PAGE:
t = − 3.64, p < .01
MyCHOIS-CommonGround Implementation: Qualitative Findings
Qualitative findings explore differences in the two clinics’ implementation strategies and challenges which provide context to patient utilization outcomes at each site. Results are summarized by the five CFIR domains below: inner setting, outer setting, characteristics of individuals, and implementation process (Damschroder et al. 2009).
Ongoing Application Development
The MyCHOIS-CommonGround application continued to be developed, based in part on feedback from the clinics, throughout the pilot. Leadership responded differently to the challenge of ongoing application development at each clinic. For example, after go-live, Clinic 1 requested enhancements and suspended further implementation until the application was updated, creating a plateau in user profile creation (See Fig. 2), while Clinic 2 continued implementation of MyCHOIS-CommonGround, despite ongoing development.
Outer Setting: External Policies and Incentives
Peer Staff Funding
Peer staff services in clinics and shared decision-making are not funded by Medicaid or commercial insurance in New York State. For example, there is no enhanced reimbursement rate for physician visits that include shared decision-making or direct reimbursement for peer staff supporting the program. Clinics differed in their approach to funding critical peer support staff positions, which impacted the stability of the program and the implementation outcomes at each site. Clinic 1 did not reassign their existing peer staff to the MyCHOIS-CommonGround project and instead worked with the TA team to arrange for temporary peer staffing using two different approaches: (1) contract with a peer services agency, and (2) unpaid peer internships. Although these strategies provided temporary support for the MyCHOIS-CommonGround implementation, it also led to role confusion over who had responsibility for supervision and management of peer staff, and it led to challenges integrating and retaining peer staff at Clinic 1. At Clinic 2, a bilingual peer specialist already on staff was assigned to support the MyCHOIS-CommonGround implementation, which led to greater stability and integration of this critical implementation role. Coverage for the peer staff during vacations and other absences was a challenge for both clinics, and the program was suspended any time peer support staff were absent for any reason, which created disruptions in program workflow routines.
Inner Setting: Organization’s Structural and Cultural Context
Engagement of Local IT Staff
The lack of strategic engagement of IT staff created a challenge at Clinic 1, which is part of a large hospital system, but not at Clinic 2, a smaller clinic within a smaller provider agency. For example, the TA team ordered requested IT equipment for Clinic 1, with the unintended consequence of circumventing usual hospital protocols and supports. Consequently, installation of equipment was chaotic, and after go-live, the MyCHOIS-CommonGround program had to be temporarily suspended while patient computers were removed for reimaging and reinstalled. At Clinic 2, part of a smaller agency, computer installation and setup was managed locally by the clinic director and an on-site IT support staff; minimal TA team involvement or assistance was required.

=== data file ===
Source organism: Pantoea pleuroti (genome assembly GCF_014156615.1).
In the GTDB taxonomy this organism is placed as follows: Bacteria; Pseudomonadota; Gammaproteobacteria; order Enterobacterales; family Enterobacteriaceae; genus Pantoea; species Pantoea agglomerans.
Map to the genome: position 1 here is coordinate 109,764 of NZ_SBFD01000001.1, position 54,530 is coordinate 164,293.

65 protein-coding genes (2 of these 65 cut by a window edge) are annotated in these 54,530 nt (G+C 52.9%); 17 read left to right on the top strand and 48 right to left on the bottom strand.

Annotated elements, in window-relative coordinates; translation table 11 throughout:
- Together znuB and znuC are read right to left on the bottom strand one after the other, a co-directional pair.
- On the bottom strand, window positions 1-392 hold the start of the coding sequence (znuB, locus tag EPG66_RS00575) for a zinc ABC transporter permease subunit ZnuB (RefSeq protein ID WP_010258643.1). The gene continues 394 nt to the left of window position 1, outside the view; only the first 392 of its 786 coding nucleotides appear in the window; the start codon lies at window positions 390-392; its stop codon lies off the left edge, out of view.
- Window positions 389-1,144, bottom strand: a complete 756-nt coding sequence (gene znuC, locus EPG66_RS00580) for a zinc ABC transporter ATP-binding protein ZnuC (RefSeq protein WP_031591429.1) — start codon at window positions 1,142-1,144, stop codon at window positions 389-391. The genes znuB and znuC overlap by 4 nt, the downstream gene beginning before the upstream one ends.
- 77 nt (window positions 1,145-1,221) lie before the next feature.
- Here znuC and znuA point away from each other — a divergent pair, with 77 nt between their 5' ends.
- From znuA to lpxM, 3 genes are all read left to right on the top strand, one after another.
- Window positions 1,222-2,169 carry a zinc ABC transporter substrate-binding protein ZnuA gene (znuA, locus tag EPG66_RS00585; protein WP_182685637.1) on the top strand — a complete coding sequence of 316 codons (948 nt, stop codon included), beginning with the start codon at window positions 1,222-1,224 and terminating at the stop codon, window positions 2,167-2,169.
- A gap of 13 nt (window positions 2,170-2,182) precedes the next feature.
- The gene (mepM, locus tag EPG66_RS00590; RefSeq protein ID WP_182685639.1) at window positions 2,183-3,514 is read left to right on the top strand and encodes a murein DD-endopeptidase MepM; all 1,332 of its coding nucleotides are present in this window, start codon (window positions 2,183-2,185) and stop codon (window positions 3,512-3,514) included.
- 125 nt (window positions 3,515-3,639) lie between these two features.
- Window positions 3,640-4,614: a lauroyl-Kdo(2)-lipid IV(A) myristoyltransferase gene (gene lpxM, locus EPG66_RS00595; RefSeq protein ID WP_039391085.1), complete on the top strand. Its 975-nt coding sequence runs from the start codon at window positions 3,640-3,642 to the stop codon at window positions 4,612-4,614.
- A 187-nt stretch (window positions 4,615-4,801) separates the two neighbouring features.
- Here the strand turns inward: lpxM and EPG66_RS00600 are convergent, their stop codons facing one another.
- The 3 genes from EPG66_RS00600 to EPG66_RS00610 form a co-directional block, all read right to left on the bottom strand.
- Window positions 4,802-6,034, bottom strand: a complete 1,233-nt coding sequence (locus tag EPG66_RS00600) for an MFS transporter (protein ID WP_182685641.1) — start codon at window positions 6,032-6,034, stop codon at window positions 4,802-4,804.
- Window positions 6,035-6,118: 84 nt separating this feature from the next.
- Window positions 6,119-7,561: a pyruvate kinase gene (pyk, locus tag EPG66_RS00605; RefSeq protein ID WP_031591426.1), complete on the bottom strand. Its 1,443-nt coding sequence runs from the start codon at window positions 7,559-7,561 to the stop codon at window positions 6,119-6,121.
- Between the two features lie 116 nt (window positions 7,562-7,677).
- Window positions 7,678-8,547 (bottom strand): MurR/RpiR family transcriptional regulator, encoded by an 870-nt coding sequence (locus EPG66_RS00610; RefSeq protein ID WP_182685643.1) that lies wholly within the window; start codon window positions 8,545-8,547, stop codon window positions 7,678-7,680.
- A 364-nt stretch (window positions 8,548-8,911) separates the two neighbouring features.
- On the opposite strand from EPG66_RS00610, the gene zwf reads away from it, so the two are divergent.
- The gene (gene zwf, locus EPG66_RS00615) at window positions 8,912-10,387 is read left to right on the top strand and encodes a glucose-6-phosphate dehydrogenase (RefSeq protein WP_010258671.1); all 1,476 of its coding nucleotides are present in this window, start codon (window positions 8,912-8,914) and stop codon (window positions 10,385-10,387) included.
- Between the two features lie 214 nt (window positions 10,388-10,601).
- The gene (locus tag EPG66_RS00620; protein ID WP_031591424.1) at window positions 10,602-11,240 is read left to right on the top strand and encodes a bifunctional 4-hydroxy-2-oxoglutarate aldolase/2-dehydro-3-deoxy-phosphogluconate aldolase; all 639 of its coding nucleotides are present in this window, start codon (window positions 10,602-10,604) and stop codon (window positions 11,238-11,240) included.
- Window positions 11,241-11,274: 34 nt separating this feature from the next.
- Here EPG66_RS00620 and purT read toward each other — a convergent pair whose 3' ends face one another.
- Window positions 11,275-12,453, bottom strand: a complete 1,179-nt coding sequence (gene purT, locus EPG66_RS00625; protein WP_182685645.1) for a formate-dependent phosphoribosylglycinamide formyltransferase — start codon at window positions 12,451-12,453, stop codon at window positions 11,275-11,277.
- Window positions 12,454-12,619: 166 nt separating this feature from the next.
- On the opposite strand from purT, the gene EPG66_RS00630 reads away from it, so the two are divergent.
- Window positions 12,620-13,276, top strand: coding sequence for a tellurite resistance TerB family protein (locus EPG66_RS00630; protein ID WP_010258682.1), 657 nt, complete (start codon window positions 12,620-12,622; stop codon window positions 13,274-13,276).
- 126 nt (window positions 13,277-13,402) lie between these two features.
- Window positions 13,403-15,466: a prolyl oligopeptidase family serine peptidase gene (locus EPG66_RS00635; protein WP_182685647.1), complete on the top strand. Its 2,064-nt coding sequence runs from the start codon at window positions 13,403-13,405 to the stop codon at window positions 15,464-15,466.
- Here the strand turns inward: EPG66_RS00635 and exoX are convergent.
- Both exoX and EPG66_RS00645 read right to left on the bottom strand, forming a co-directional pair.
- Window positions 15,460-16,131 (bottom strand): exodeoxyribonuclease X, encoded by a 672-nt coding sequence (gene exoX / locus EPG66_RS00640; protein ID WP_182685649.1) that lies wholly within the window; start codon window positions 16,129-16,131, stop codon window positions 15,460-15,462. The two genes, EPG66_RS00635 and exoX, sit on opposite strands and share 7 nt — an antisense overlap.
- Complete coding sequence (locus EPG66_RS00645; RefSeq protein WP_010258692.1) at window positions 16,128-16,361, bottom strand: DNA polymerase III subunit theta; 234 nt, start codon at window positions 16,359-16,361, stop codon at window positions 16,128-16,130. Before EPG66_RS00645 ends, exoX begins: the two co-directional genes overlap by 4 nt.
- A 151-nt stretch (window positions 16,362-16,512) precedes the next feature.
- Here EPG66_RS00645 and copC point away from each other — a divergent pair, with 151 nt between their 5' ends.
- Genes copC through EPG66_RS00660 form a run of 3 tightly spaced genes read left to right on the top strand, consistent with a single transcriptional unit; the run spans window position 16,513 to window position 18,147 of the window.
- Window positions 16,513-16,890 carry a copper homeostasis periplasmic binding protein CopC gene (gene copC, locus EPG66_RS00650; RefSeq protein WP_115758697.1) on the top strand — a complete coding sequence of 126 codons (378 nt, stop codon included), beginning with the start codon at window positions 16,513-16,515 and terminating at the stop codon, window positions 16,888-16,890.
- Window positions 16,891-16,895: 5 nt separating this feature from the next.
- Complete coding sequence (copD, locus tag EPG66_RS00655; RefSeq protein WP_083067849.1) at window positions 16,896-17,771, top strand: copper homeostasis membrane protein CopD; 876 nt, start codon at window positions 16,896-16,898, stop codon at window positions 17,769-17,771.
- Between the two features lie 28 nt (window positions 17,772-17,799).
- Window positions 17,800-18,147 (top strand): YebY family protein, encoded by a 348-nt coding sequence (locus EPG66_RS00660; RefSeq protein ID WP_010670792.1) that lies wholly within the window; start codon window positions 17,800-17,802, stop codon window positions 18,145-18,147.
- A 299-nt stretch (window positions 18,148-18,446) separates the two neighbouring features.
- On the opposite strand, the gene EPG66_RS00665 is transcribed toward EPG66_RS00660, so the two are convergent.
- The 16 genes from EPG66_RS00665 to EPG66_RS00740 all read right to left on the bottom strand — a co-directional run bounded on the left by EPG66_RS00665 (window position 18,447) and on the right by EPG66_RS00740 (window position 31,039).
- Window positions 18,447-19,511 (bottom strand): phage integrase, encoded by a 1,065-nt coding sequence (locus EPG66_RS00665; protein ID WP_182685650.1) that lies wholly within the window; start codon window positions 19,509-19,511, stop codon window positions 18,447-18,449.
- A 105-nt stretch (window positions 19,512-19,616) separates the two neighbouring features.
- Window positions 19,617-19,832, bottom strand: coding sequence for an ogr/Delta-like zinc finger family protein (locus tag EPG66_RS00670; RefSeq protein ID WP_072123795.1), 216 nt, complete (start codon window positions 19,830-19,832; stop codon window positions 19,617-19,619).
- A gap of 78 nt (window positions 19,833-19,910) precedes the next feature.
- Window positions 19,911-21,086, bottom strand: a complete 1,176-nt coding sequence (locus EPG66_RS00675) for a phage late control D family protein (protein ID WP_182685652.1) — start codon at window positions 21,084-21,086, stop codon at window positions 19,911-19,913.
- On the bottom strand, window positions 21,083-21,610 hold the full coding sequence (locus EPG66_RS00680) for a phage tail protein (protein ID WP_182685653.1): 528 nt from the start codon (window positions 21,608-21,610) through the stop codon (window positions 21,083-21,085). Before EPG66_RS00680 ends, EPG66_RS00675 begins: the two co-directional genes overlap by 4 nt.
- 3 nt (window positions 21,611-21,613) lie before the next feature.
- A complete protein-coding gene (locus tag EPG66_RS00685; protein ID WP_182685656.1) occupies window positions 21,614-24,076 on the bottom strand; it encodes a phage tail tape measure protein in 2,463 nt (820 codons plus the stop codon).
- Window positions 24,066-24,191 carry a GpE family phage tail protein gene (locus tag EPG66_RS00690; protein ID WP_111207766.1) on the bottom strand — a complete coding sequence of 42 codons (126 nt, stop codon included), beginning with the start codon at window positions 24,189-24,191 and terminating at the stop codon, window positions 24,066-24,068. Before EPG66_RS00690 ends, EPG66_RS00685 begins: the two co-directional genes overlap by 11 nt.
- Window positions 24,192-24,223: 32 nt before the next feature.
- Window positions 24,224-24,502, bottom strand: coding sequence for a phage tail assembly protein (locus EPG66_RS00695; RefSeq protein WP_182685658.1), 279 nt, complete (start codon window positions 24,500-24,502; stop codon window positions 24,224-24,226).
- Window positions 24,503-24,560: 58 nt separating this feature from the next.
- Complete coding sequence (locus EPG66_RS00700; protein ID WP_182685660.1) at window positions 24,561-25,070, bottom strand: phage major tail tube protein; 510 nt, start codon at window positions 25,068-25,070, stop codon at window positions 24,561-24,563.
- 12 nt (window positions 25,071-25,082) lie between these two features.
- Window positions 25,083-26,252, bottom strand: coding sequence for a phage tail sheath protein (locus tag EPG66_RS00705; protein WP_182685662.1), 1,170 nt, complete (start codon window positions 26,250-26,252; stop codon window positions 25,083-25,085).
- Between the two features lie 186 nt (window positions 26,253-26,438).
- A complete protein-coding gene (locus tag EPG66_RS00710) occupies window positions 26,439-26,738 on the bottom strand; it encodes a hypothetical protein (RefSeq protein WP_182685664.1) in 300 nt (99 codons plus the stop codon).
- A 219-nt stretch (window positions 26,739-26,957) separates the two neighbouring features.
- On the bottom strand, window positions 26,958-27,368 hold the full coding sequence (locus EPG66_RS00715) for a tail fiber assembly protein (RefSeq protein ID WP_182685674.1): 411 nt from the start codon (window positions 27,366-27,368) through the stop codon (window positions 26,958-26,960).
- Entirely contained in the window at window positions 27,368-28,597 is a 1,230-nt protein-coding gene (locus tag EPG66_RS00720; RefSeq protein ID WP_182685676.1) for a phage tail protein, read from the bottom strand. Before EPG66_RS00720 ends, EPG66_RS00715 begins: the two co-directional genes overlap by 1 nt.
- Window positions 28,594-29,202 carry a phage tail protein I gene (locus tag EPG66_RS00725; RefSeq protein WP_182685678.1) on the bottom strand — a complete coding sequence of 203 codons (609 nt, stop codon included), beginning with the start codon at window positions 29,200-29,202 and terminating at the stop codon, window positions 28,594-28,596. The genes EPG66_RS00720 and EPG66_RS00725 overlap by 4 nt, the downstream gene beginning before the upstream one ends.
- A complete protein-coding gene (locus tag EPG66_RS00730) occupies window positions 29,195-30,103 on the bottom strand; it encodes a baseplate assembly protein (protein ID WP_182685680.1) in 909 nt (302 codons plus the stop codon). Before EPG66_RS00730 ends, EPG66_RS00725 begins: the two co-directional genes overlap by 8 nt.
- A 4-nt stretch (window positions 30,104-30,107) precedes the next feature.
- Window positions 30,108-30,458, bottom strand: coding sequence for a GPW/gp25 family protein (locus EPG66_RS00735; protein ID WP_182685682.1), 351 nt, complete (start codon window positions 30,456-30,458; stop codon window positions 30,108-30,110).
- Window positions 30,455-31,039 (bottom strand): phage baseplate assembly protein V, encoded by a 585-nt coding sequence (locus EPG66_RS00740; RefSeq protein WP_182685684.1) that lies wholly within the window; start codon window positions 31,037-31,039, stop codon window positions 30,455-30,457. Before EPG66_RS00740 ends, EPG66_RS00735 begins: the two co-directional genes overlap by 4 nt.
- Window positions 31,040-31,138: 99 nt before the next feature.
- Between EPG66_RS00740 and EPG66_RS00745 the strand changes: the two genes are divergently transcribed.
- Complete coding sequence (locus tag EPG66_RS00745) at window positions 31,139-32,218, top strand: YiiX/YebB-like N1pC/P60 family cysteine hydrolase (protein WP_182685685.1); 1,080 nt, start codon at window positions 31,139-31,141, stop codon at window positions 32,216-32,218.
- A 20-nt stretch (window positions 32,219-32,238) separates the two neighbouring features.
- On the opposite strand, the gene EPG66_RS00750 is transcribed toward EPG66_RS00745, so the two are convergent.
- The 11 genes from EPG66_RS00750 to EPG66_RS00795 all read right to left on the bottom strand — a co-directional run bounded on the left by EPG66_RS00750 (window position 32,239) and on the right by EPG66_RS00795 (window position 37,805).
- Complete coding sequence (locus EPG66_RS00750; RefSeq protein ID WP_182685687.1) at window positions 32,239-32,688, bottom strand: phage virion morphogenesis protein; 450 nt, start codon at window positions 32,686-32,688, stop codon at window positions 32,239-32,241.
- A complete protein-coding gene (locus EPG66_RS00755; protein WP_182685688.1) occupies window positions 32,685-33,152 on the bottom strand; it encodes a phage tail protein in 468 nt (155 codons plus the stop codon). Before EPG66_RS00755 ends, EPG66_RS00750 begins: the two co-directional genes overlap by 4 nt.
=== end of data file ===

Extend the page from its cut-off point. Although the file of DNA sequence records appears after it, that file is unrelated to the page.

Local Leadership Autonomy and Commitment
The clinic leadership decision to implement the MyCHOIS-CommonGround shared decision-making program is a critical first step in the implementation process. The clinic director at Clinic 2 had the autonomy to make the implementation decision and was committed to the program’s success. For example, the Clinic 2 director gave up her office near the waiting room for MyCHOIS-CommonGround computer kiosks and peer staff and communicated an expectation for full integration into clinic workflows to all staff and clinic patients.
At Clinic 1, the hospital Executive Director made the implementation decision, and both the hospital Executive Director and the Clinic Director retired prior to program launch. The new Clinic 1 director took a more cautious implementation approach and protected clinic staff time and resources by starting with just one physician in the clinic, asking the TA team to find additional staff to support the program rather than dedicating their existing peer staff, and diverting tasks to the TA team and TA team-funded peer staff.
Characteristics of Individuals: Users Involved in the Implementation
Shared Decision-Making Attitudes
In both clinics, physicians initially were ambivalent about the need for a program that supported shared decision-making. In general, they believed that they were already using a shared decision-making approach, had good communication with their patients, and knew their patients’ goals, concerns, preferences, and outcomes. They were also concerned the program would require additional time and effort. It was only in Clinic 2, where penetration of MyCHOIS-CommonGround was high, that a physician reported that his attitude shifted over time with use of the CommonGround shared decision-making reports. The physician noted that he came to depend upon the shared decision-making reports that patients completed, and he believed that these reports added both clinical value and efficiency to his appointments. If a patient came to his appointment without having first completed a report, he would walk them back to the MyCHOIS-CommonGround computer kiosk to complete a report with peer support.
Implementation Process: Change Process
Embedding in Clinic Workflow
The clinics’ ability to embed MyCHOIS-CommonGround user profile creation and program use into the clinical workflow had a notable impact on measures of patient use. In Clinic 2, user profile creation was integrated into routine therapy appointments; the patient and therapist worked together to create the MyCHOIS-CommonGround user profile during one of their usually scheduled sessions. In Clinic 1 they assigned peer staff to try to engage patients in the waiting room. This approach led patients to perceive the program as an optional peer service, rather than as an integral part of clinic service, and user profile creation advanced more slowly. At month 12, Clinic 1 adopted the strategy used by Clinic 2 and embedded user profile creation within therapy visits. This action doubled the proportion of patients with completed user profiles in 3 months and achieved a level of penetration comparable to Clinic 2 (see Fig. 2).